|The cricket warm up in 1990|
Without wanting to sound like an old fogey, when I was a lad back in the day, a cricket team would be a mixture of blokes in their teens, twenties, thirties and the odd one in the forties. The youngsters would do the running around around in the covers, whilst the older members would loiter in the slip region. Some of these were single, some family men, but all good cricketers, good enough to get into the first eleven of the club. We started at 2pm and finished at 7.30pm and then continued to have a few beers with the opposition in the bar, talking about the game, and in some instances, learning about teams you have yet to play that year. Warms up consisted of a fag and a bacon sarnie to wash away the previous nights excesses, and some players even had the odd half of Guinness!
I look now at the average side in a premier league. They are mainly in their early 20's, some even just out of puberty, and their day is about being in it for the long haul. Even a home game, consists of being at the grounds for warm ups at 10am, the morning session, lunch, afternoon session, tea, and the evening session. The games still finish after 7.30, which leaves them no time to have a Lucozade Sport in the bar afterwards.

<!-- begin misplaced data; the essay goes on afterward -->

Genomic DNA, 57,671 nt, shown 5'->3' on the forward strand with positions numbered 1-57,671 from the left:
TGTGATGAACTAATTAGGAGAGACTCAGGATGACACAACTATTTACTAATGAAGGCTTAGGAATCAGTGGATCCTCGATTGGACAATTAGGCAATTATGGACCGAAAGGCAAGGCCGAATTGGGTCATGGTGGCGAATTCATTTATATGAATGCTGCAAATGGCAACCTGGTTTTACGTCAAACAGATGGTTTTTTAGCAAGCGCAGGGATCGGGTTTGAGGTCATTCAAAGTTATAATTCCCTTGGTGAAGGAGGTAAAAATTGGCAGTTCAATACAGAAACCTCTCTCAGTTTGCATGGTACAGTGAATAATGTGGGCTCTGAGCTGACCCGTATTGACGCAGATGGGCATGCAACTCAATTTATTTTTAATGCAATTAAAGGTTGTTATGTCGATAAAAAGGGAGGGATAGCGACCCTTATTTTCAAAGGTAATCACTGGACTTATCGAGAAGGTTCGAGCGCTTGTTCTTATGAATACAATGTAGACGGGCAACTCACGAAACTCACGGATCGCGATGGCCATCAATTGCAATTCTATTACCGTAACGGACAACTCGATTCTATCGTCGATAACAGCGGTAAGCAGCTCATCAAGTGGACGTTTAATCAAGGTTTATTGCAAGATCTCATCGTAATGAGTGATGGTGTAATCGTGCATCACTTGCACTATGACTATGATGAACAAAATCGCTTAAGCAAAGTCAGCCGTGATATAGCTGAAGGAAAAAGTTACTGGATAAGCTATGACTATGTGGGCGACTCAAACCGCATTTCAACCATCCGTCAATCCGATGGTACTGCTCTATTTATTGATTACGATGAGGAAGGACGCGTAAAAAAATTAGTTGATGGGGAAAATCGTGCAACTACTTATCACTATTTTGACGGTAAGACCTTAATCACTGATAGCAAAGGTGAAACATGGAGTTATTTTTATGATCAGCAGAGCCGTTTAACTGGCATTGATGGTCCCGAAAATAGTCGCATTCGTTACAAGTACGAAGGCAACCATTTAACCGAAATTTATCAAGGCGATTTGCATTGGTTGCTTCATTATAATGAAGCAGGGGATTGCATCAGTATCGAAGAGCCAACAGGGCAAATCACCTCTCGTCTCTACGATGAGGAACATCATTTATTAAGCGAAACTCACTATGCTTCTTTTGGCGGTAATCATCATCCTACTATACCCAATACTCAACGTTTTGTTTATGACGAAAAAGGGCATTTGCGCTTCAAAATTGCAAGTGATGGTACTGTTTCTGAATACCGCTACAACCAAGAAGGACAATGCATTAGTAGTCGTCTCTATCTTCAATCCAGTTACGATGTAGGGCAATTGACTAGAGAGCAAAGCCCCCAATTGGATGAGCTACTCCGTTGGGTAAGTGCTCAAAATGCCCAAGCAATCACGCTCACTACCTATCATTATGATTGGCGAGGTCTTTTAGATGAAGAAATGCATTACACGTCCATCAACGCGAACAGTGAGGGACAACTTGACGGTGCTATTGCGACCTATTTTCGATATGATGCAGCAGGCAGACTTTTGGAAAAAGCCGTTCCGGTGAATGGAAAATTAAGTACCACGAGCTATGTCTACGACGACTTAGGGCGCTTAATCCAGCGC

Factor in an away game, for instance in my local Premier League which is the Home Counties. This takes the elite sides from Hertfordshire, Bucks, Berkshire and Oxfordshire, and in this league you have the scenario of Bishop's Stortford, a club on the Essex border having games against the likes of Oxford and Banbury. This is a two hour journey at best, so these lads must be meeting at 8am in the morning and getting home at close to 11pm at night. Does this exclude the family men in their thirties? I think so, unless you want ear ache from the missus all week!
Playing against quality older players for me, was a learning curve and an experience which was fantastic. Playing against the likes of Dave Mercer, captain of Bedfordshire or Phil Caley at Suffolk, or even ex pros such as Roland Butcher or David Ligertwood, was great for a twenty something like me. These guys were in their late thirties when I played against them, and it is this type of player which is being lost to the club game at the elite level.
Don't even get me started about Sunday cricket, an aspect of the club game once thriving, now dying a slow and inglorious death!
Have the standards got better? With regards to fielding yes. In general though, I don't think we have seen a huge difference, and I wonder if it is time, that those gentlemen at the ECB help clubs in general, and those people in their thirties and forties, back to a sunny Saturday playing the game we all love.